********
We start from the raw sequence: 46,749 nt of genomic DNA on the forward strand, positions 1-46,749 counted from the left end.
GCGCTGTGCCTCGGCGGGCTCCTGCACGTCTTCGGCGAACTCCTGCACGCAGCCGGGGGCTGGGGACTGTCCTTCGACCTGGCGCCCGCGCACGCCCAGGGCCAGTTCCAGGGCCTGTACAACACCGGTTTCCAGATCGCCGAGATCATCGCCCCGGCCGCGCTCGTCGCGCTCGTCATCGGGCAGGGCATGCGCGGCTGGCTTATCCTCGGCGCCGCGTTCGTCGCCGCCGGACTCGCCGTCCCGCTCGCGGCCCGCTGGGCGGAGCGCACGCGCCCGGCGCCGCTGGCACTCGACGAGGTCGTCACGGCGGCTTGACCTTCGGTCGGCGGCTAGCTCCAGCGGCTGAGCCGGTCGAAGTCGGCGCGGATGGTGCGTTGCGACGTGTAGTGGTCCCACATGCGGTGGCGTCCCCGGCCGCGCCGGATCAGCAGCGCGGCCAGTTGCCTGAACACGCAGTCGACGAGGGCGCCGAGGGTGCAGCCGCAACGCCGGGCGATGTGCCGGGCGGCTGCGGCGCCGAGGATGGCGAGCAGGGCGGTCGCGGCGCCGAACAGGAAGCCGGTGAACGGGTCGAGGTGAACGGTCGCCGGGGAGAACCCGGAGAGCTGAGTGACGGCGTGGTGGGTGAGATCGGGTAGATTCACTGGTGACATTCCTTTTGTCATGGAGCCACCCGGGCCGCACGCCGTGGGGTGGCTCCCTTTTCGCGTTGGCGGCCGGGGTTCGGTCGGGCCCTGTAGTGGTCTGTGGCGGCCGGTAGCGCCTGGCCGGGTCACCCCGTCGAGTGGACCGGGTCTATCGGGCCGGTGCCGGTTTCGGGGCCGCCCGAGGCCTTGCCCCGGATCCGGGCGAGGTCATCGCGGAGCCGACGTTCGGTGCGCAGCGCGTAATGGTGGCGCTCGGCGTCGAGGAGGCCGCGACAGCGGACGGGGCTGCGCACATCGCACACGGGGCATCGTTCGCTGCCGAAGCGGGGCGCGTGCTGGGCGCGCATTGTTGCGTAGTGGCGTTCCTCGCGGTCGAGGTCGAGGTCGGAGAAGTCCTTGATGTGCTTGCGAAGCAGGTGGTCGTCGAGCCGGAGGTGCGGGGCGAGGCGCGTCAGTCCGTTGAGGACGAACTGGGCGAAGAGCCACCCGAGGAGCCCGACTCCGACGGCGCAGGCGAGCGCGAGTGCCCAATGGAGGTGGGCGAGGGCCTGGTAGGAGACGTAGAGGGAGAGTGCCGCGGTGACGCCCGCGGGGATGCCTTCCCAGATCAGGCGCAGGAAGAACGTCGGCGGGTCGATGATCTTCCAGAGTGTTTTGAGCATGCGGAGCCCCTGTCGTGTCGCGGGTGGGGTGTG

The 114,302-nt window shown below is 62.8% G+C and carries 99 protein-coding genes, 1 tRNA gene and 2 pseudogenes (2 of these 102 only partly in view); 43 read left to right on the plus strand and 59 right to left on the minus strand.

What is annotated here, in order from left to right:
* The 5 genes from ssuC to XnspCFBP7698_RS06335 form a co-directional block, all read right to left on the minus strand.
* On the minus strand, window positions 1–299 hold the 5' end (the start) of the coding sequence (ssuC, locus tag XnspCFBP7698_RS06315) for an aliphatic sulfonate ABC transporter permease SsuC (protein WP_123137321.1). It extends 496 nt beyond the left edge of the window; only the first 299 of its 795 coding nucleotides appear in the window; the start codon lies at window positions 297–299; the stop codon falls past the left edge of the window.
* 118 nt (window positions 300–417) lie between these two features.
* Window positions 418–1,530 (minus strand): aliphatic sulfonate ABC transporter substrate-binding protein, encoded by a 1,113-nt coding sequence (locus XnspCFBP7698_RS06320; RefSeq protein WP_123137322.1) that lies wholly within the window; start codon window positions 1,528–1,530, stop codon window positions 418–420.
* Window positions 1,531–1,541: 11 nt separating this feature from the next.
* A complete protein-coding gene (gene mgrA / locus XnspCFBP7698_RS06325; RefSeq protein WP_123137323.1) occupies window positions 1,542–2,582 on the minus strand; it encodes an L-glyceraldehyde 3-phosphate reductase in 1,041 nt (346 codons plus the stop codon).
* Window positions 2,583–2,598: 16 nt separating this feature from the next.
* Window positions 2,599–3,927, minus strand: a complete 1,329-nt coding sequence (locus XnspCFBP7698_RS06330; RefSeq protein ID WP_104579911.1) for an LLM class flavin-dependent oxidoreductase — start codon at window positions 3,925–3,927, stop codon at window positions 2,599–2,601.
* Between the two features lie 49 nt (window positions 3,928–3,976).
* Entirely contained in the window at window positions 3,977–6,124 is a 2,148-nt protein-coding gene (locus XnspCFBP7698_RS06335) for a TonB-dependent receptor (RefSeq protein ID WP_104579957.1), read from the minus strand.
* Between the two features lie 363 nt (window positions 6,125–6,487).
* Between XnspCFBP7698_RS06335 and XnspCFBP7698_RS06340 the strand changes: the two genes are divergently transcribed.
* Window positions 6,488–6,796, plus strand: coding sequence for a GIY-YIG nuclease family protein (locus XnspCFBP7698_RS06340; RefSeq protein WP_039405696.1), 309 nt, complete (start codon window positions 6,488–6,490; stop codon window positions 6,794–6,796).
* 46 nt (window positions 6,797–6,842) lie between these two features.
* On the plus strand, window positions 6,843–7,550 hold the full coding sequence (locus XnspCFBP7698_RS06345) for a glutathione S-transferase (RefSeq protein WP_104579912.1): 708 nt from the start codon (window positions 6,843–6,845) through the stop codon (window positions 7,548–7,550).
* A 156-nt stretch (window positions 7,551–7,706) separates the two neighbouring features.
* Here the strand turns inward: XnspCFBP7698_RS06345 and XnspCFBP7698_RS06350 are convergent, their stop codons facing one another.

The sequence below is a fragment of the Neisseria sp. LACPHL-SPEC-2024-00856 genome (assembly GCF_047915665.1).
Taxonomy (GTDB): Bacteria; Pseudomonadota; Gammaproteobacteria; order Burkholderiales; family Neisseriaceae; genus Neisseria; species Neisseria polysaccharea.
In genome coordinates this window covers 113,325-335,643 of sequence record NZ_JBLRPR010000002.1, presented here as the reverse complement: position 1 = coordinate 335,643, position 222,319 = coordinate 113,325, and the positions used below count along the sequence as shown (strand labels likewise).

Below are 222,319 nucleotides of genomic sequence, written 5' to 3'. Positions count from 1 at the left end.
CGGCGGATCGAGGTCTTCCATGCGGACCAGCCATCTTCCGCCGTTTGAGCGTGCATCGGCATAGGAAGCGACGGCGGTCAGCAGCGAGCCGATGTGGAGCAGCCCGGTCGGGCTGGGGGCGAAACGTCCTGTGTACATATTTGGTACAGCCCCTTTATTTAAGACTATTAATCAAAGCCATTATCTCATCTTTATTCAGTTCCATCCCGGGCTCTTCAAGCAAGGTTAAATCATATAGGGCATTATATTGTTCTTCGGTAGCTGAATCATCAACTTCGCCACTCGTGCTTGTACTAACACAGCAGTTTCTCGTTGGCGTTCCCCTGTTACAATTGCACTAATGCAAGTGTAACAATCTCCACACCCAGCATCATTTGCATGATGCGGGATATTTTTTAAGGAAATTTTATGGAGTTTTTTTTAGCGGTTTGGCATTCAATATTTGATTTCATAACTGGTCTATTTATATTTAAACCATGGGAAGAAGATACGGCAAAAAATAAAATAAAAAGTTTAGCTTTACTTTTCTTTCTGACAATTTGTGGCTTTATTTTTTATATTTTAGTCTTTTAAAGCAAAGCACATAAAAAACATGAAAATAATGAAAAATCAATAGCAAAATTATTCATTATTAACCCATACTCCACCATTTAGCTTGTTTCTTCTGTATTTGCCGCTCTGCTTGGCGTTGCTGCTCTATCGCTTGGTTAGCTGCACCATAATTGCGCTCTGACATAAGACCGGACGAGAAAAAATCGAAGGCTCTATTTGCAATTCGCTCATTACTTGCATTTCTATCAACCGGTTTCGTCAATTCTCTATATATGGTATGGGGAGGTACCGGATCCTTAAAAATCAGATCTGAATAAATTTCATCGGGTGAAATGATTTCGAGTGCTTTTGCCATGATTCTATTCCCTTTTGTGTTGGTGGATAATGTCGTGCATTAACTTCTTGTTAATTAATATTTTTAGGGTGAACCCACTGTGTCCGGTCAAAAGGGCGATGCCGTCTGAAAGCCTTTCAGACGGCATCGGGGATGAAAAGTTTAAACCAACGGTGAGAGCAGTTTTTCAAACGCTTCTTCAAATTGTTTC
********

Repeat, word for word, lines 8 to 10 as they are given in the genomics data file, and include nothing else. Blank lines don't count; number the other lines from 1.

* Window positions 418–1,530 (minus strand): aliphatic sulfonate ABC transporter substrate-binding protein, encoded by a 1,113-nt coding sequence (locus XnspCFBP7698_RS06320; RefSeq protein WP_123137322.1) that lies wholly within the window; start codon window positions 1,528–1,530, stop codon window positions 418–420.
* Window positions 1,531–1,541: 11 nt separating this feature from the next.
* A complete protein-coding gene (gene mgrA / locus XnspCFBP7698_RS06325; RefSeq protein WP_123137323.1) occupies window positions 1,542–2,582 on the minus strand; it encodes an L-glyceraldehyde 3-phosphate reductase in 1,041 nt (346 codons plus the stop codon).